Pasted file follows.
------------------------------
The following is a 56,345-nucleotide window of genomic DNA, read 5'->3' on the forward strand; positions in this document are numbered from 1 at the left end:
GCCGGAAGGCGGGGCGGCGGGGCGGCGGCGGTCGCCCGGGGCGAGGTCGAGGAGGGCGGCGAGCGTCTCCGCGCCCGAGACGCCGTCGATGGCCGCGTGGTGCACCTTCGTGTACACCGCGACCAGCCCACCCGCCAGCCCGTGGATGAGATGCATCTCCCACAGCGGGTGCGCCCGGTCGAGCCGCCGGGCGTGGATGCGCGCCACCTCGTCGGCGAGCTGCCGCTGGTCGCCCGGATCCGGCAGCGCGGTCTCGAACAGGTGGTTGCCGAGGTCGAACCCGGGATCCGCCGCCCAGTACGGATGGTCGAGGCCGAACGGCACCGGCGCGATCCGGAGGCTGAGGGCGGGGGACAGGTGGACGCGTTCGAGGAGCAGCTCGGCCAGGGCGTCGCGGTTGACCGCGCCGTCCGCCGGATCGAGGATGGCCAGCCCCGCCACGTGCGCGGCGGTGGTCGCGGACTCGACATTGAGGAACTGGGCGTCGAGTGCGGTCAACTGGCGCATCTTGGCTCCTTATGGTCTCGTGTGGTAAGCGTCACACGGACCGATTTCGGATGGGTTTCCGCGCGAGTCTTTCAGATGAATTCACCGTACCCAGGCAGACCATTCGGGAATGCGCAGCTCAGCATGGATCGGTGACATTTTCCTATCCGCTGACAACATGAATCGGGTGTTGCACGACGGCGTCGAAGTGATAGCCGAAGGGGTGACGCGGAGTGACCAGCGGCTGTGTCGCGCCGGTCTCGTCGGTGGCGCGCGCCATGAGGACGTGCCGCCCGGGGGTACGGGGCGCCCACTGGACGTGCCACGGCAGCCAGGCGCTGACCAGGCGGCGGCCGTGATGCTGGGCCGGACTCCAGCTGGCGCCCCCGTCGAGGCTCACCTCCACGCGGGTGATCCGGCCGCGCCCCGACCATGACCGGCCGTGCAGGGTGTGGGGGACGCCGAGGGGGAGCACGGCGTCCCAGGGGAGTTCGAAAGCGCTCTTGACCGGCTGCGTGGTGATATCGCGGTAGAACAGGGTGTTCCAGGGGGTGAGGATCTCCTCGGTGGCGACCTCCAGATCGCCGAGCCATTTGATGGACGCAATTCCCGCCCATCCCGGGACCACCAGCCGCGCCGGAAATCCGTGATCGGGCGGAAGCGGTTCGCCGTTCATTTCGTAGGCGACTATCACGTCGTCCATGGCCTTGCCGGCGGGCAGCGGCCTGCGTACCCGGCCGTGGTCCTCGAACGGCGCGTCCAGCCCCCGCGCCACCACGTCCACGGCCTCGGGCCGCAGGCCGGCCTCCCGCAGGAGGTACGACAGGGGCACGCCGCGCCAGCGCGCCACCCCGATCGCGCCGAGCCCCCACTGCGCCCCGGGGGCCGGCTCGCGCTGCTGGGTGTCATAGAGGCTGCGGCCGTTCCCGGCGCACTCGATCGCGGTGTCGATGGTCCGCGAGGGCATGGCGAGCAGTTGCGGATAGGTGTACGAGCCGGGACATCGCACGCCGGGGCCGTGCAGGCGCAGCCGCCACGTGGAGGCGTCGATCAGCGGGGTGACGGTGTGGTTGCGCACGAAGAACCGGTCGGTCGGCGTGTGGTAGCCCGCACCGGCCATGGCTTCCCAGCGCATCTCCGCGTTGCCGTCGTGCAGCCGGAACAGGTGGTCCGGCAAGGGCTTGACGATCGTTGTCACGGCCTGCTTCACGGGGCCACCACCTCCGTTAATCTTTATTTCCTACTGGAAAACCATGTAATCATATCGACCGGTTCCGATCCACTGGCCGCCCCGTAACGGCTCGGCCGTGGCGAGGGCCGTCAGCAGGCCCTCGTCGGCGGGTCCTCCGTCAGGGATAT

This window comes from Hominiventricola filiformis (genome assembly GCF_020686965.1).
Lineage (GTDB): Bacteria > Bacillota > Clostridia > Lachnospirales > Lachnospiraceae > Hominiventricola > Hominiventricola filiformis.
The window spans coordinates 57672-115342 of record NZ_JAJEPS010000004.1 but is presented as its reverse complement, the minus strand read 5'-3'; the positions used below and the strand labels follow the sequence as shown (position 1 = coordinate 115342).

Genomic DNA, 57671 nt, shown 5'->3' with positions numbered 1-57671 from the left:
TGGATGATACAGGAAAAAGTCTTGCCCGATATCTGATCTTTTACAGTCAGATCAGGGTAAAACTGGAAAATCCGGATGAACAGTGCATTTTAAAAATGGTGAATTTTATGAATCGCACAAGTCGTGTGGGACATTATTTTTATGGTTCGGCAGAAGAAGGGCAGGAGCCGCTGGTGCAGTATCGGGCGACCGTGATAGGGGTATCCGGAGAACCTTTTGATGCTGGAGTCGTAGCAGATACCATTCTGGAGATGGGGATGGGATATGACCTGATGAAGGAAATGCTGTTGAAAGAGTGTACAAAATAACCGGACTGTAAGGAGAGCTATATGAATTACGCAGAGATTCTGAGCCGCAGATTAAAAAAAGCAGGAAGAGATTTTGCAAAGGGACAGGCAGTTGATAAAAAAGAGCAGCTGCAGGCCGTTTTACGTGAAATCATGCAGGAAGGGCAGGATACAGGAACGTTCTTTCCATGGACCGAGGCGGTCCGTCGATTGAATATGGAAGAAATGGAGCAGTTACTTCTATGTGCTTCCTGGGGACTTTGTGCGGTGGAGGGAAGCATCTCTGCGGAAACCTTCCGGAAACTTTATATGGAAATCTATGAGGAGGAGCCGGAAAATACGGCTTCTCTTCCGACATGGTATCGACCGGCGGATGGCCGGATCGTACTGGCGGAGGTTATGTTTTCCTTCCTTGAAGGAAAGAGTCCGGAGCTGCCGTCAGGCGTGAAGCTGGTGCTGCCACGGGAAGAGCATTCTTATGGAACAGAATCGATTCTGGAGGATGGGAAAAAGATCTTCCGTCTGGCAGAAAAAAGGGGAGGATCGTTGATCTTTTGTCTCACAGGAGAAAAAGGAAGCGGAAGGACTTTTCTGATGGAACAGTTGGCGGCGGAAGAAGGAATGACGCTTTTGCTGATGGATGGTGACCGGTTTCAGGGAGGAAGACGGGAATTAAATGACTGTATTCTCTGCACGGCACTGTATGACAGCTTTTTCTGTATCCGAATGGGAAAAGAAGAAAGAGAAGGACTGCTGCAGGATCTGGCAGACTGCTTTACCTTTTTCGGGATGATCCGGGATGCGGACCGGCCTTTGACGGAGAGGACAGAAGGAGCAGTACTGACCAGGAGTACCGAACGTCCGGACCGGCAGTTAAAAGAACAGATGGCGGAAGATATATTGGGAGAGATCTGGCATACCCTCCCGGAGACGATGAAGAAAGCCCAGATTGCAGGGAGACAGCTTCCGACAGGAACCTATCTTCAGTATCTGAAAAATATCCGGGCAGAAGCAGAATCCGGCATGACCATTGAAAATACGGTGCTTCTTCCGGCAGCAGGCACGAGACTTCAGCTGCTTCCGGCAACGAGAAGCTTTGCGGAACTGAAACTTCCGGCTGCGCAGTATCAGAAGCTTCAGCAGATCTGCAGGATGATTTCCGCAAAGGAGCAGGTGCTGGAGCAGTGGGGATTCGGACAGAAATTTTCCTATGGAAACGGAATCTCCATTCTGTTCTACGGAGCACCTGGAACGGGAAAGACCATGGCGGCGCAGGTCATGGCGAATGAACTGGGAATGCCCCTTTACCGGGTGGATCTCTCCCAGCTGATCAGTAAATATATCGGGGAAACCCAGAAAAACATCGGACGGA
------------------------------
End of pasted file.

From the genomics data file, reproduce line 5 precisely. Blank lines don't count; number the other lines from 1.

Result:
The window spans coordinates 57672-115342 of record NZ_JAJEPS010000004.1 but is presented as its reverse complement, the minus strand read 5'-3'; the positions used below and the strand labels follow the sequence as shown (position 1 = coordinate 115342).